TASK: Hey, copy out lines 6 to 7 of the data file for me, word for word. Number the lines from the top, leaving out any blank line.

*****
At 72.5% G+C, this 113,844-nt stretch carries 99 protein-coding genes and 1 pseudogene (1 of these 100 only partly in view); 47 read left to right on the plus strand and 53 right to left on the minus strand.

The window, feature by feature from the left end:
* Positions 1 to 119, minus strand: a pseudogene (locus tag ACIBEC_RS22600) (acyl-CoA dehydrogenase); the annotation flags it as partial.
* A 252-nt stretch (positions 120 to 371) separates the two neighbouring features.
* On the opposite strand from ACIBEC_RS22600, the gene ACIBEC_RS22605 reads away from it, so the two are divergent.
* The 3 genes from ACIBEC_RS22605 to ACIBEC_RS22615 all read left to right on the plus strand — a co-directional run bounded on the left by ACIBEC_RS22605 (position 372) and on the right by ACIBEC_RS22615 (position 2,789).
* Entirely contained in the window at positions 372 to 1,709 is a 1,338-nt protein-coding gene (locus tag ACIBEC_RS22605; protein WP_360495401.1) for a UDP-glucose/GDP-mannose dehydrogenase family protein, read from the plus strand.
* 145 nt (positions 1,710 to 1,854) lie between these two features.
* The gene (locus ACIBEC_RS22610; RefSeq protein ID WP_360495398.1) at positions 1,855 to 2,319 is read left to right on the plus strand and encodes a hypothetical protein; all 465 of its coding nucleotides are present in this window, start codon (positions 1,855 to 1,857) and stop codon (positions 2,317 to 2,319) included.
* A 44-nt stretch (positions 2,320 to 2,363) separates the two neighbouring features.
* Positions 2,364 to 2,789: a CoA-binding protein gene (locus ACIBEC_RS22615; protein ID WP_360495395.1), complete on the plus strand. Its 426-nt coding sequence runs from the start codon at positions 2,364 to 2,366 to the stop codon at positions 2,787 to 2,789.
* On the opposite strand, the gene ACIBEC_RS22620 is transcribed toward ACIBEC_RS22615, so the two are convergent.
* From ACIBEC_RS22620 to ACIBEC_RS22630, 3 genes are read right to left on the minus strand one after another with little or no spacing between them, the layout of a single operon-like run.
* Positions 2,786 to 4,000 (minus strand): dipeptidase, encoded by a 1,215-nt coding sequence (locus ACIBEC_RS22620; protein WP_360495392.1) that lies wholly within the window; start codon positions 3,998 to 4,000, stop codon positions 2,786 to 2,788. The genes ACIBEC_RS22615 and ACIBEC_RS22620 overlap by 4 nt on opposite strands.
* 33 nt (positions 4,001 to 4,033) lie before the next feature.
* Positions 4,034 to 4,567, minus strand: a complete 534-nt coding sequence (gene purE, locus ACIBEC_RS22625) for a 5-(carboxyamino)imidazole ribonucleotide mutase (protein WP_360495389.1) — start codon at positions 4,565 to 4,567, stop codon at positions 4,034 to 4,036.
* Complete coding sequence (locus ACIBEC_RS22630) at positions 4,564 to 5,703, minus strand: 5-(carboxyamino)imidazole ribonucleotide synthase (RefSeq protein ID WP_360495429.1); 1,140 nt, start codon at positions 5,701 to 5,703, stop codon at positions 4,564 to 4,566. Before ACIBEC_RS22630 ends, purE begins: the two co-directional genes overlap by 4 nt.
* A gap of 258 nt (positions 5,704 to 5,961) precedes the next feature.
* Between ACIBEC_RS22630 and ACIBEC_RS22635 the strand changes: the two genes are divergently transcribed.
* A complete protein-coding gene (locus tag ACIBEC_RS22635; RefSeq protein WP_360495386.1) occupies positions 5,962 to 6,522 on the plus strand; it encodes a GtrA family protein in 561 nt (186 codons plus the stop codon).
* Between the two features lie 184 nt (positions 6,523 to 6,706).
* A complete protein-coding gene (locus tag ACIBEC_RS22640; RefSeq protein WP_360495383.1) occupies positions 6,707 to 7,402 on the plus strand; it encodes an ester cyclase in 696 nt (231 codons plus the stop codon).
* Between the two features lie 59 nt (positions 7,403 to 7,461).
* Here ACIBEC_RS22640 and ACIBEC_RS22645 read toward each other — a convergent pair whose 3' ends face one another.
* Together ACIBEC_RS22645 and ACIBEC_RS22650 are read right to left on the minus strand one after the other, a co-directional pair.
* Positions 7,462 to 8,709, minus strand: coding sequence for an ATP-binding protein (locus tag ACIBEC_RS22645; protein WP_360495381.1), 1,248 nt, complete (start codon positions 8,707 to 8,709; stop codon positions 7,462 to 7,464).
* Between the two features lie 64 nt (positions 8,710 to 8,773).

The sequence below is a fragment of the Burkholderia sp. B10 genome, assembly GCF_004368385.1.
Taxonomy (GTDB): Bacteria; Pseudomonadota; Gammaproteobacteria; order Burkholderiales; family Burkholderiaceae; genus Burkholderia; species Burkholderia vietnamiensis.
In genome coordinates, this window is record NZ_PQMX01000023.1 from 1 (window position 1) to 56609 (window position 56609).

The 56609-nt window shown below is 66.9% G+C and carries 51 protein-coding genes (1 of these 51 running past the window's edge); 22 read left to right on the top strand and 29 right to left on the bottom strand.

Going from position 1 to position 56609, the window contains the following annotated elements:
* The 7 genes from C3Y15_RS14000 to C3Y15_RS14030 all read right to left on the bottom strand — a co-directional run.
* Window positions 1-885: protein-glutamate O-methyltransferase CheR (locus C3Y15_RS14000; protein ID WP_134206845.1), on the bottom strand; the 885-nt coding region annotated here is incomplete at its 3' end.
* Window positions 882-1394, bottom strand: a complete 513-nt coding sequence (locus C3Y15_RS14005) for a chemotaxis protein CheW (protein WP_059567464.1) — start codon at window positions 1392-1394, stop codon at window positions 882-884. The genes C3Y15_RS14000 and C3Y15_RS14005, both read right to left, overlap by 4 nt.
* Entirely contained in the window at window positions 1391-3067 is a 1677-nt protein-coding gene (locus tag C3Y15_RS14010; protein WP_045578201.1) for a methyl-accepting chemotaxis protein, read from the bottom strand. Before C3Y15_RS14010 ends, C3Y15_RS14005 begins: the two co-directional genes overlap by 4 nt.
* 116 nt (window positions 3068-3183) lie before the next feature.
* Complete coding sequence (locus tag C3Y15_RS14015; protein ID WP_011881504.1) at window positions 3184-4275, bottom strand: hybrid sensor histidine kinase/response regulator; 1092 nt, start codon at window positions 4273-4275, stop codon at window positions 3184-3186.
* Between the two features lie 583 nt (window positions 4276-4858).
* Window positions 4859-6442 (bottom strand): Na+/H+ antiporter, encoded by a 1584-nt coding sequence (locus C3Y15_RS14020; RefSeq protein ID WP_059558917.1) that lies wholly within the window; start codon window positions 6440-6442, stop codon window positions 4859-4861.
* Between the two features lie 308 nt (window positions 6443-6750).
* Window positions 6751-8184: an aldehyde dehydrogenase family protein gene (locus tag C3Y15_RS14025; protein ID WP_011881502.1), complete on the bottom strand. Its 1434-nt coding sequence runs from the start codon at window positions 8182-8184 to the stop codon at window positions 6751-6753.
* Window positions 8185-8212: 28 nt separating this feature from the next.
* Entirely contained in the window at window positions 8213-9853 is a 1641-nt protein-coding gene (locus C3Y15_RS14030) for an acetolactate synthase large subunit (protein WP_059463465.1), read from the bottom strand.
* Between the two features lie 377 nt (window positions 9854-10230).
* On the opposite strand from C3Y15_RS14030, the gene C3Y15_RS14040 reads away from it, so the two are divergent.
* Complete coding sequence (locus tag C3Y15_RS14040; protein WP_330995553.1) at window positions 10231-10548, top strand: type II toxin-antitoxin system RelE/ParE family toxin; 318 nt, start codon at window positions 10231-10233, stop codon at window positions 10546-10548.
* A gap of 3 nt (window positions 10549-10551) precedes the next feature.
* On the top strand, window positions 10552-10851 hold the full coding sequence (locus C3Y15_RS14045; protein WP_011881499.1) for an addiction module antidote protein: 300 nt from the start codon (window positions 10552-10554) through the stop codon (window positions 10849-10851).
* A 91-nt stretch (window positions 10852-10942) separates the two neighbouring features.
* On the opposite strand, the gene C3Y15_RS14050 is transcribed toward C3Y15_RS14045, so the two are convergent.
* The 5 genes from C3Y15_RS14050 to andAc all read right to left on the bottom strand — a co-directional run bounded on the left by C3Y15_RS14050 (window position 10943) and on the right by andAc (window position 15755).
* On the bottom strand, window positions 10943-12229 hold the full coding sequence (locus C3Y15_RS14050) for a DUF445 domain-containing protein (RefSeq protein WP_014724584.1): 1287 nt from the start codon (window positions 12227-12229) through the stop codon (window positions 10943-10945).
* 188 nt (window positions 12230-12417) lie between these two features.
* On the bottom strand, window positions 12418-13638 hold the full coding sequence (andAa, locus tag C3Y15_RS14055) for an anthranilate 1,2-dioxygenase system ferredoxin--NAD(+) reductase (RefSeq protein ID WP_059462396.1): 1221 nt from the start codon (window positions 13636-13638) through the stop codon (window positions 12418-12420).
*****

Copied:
* The 3 genes from ACIBEC_RS22605 to ACIBEC_RS22615 all read left to right on the plus strand — a co-directional run bounded on the left by ACIBEC_RS22605 (position 372) and on the right by ACIBEC_RS22615 (position 2,789).
* Entirely contained in the window at positions 372 to 1,709 is a 1,338-nt protein-coding gene (locus tag ACIBEC_RS22605; protein WP_360495401.1) for a UDP-glucose/GDP-mannose dehydrogenase family protein, read from the plus strand.